As Jesus was leaving Jericho with his disciples and a sizable crowd,
Bartimaeus, a blind man, the son of Timaeus,
sat by the roadside begging.
On hearing that it was Jesus of Nazareth,
he began to cry out and say,
“Jesus, son of David, have pity on me.”
And many rebuked him, telling him to be silent.
But he kept calling out all the more, “Son of David, have pity on me.”
Jesus stopped and said, “Call him.”
Mark 10: 46-49a
I have visited quite a few nursing homes in my life. Inevitably, there is some poor soul sitting in the hallway, possibly secured into a wheelchair, crying out to be noticed. The staff and other residents just seem to ignore this person, and so visitors quickly rush past the wheelchair and its unfortunate prisoner in order to get to the person they have come to visit. Staff, when questioned about the person in the wheelchair, will tell you that the person has dementia and that this crying out is part of that disease. But sometimes, if you put your hand on the hand of the crying person – just rest it there with some light pressure – they calm down, stop crying out and seem to be comforted.
I had an encounter like this once. The woman was a stranger to me, and maybe to herself and her family as well. But in a moment of clarity, she looked me in the eye and whimpered, “Thank you. I have been invisible all day.” That encounter has stayed with me for these past five years since it happened. I will never forget it. Imagine thinking that you are invisible in a world where you are watching everyone live with each other all around you.
I stopped quoting the above passage from the book of Mark at the point where Jesus acts against the crowd to do justice. The crowd, in this story, are pretty typical. They are like the staff, residents and visitors in the nursing home I mentioned above. They have their own agenda. The blind man, crying out for attention, threatens to deflect Jesus’ attention away from them. The crowd of people have been following Jesus around, listening to his words but not understanding their meaning. Otherwise they would have helped the blind man find his way to the healer rather than telling him to shut up.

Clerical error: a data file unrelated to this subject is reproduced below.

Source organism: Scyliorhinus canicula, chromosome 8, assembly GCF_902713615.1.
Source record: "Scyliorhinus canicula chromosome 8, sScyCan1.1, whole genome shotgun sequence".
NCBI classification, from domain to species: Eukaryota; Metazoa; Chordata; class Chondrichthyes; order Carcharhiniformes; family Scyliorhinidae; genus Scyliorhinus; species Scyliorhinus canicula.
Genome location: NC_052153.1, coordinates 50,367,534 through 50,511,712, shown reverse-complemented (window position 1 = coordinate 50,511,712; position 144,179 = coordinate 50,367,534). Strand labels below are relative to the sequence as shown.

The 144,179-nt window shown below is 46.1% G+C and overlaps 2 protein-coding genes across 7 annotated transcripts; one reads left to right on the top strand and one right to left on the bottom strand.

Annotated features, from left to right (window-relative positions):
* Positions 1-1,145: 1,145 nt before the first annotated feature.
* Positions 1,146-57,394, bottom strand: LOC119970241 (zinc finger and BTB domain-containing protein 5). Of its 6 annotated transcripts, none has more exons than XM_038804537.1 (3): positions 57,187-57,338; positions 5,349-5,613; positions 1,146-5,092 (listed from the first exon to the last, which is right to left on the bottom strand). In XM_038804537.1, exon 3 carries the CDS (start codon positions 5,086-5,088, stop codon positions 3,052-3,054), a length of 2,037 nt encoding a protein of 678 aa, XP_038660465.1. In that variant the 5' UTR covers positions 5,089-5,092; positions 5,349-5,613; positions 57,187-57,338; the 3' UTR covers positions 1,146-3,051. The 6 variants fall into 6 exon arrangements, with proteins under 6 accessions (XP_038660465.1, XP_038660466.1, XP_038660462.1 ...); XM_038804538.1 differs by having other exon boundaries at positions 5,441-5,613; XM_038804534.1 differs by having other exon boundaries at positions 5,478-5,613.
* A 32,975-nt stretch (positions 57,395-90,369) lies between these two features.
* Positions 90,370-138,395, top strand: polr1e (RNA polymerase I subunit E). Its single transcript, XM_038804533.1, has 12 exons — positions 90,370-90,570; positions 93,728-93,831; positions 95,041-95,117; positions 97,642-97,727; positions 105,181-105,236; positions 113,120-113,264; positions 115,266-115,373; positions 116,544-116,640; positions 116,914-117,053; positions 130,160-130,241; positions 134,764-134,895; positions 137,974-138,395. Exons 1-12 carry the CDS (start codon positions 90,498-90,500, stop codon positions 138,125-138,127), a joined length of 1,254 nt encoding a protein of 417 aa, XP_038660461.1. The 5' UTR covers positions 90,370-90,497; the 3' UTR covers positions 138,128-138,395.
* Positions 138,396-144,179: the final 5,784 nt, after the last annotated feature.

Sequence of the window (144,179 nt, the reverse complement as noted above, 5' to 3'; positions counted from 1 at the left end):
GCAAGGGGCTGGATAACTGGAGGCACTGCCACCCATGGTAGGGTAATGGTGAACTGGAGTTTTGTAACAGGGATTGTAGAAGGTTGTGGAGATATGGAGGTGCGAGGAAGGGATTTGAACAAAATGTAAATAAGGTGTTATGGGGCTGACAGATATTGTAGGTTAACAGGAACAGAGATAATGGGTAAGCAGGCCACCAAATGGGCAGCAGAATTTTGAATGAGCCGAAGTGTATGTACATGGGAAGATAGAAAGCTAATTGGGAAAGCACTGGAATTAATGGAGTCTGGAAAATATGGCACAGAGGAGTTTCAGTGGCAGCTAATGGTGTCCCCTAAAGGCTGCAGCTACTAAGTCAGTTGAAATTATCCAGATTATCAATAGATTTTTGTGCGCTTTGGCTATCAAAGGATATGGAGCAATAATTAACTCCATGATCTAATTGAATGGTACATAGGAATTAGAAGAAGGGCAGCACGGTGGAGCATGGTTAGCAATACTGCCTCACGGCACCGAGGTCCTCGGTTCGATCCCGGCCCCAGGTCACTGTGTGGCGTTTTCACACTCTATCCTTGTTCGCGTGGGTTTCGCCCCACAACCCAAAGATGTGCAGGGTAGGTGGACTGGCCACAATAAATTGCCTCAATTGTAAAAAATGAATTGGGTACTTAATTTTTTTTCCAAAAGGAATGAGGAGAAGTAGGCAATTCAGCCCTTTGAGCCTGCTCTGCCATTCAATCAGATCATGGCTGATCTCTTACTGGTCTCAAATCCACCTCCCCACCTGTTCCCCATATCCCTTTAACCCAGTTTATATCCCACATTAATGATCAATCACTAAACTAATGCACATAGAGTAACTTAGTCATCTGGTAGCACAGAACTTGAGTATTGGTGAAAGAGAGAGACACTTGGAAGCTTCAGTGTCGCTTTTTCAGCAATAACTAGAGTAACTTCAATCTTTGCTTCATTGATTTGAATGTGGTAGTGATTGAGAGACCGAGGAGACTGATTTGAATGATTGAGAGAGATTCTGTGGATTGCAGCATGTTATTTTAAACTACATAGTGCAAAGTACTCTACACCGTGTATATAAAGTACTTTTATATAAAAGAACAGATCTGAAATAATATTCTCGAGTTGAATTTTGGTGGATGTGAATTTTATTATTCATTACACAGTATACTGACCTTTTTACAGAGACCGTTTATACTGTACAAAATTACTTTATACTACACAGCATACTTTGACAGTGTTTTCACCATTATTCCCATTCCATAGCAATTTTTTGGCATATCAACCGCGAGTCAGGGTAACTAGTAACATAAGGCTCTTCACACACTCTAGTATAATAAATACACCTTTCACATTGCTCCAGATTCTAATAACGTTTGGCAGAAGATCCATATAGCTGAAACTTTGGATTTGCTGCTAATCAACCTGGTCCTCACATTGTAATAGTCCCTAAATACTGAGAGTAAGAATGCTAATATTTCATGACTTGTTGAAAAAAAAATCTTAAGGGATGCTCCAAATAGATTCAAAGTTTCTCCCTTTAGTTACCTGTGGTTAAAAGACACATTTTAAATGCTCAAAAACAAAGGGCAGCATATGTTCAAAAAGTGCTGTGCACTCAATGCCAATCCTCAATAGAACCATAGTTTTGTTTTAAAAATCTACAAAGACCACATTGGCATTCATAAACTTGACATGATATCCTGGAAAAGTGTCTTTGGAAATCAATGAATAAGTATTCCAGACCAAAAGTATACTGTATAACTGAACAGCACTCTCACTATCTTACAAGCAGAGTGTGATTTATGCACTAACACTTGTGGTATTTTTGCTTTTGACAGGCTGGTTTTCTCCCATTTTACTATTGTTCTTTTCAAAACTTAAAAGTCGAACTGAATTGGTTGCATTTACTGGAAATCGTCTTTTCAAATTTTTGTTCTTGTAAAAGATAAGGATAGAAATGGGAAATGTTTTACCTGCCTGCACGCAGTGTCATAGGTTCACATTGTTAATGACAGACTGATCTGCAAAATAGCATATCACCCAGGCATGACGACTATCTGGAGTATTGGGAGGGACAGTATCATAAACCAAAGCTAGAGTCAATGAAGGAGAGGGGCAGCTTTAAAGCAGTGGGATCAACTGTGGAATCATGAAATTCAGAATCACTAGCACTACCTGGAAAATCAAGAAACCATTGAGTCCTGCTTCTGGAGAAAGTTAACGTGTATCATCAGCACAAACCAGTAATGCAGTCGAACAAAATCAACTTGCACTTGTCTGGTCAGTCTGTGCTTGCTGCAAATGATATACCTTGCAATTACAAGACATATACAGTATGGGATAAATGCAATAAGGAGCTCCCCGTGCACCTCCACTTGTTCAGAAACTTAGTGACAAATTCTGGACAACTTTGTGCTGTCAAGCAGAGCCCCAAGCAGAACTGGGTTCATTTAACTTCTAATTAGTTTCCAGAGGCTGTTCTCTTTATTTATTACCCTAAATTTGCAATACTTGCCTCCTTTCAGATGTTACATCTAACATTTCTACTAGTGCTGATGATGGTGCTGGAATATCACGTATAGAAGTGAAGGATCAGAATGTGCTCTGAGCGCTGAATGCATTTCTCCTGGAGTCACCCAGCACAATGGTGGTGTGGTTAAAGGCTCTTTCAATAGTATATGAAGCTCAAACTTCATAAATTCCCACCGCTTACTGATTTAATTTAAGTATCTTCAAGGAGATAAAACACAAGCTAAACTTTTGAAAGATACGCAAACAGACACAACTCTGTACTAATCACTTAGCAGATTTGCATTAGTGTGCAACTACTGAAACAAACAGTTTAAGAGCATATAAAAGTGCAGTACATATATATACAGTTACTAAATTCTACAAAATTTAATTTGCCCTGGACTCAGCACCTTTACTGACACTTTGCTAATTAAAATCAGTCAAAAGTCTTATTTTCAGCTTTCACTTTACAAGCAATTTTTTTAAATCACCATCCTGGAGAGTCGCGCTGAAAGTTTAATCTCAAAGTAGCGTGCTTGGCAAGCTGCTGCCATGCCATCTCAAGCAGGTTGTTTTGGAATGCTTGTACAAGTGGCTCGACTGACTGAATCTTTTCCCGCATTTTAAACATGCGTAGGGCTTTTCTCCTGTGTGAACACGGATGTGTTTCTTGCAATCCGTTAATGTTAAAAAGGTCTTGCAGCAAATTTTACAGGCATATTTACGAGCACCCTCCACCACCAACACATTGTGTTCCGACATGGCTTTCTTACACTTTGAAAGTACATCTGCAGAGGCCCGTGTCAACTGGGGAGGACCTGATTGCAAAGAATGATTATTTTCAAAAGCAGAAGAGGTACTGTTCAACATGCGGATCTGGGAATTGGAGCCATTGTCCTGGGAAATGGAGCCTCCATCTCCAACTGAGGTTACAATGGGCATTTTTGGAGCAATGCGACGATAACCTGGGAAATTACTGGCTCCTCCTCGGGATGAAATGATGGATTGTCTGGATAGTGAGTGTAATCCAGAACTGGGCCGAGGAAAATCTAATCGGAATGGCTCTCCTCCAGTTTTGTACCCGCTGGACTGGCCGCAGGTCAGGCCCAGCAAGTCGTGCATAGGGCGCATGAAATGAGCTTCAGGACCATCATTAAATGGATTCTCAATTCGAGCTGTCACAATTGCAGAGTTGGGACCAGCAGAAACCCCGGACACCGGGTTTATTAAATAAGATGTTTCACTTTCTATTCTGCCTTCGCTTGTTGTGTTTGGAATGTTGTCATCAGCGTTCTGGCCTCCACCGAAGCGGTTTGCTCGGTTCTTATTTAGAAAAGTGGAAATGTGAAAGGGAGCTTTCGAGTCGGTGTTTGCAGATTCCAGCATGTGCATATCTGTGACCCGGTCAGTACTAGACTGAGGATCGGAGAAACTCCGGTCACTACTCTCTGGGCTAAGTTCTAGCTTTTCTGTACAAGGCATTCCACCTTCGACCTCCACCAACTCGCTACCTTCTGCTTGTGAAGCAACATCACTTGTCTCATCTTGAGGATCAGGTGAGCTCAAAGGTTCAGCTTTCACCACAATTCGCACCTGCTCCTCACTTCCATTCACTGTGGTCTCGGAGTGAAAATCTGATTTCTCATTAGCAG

We do not only hide from suffering. We hide those who suffer – or at least we try to. In my lifetime, here in Canada, we have made great strides in bringing these “invisibles” into the light so that we can encounter them in their humanity and struggle along with them. But we are a long way from having arrived at the goal of doing justice perfectly.
Toronto is a city where we encounter many people like Bartimaeus, the blind beggar in Mark’s story. Walking along sidewalks downtown, we are accosted by beggars, by the mentally ill, by addicts and a group of people we have become used to calling “the homeless.” They cry out as we hurry by and almost all of us are like the crowd of self-interested people following Jesus around. We want the person who is trying to distract us with their suffering to “shut up.” We want to keep our attention focused on something else – anything else. We want the “invisibles” to stay invisible. I’m guilty of this. Maybe you are too.
What does it take for us to take this lesson from Mark’s gospel to heart? What does it take for us to call the invisible suffering person into the light of our attention? What does it take for us to turn to the other people around us and say, “Hold on a minute. I want to pay attention to this person who is suffering.”
I have no clear answer for this. It takes motive, desire, intentionality. I saw a sign the other day in front of a church that read, “We find the time to do what we want to do.” How true.
We have to want to see, hear, and touch the invisible sufferers in our midst. In order to experience this shift of desire within ourselves, I know that we must feel their suffering – in other words, we must be compassionate with them. We must feel mercy and feel it strongly enough to act upon our feeling. I had that once – with the woman in the hallway of the nursing home. Now, I ask myself, can this become a habit of the heart?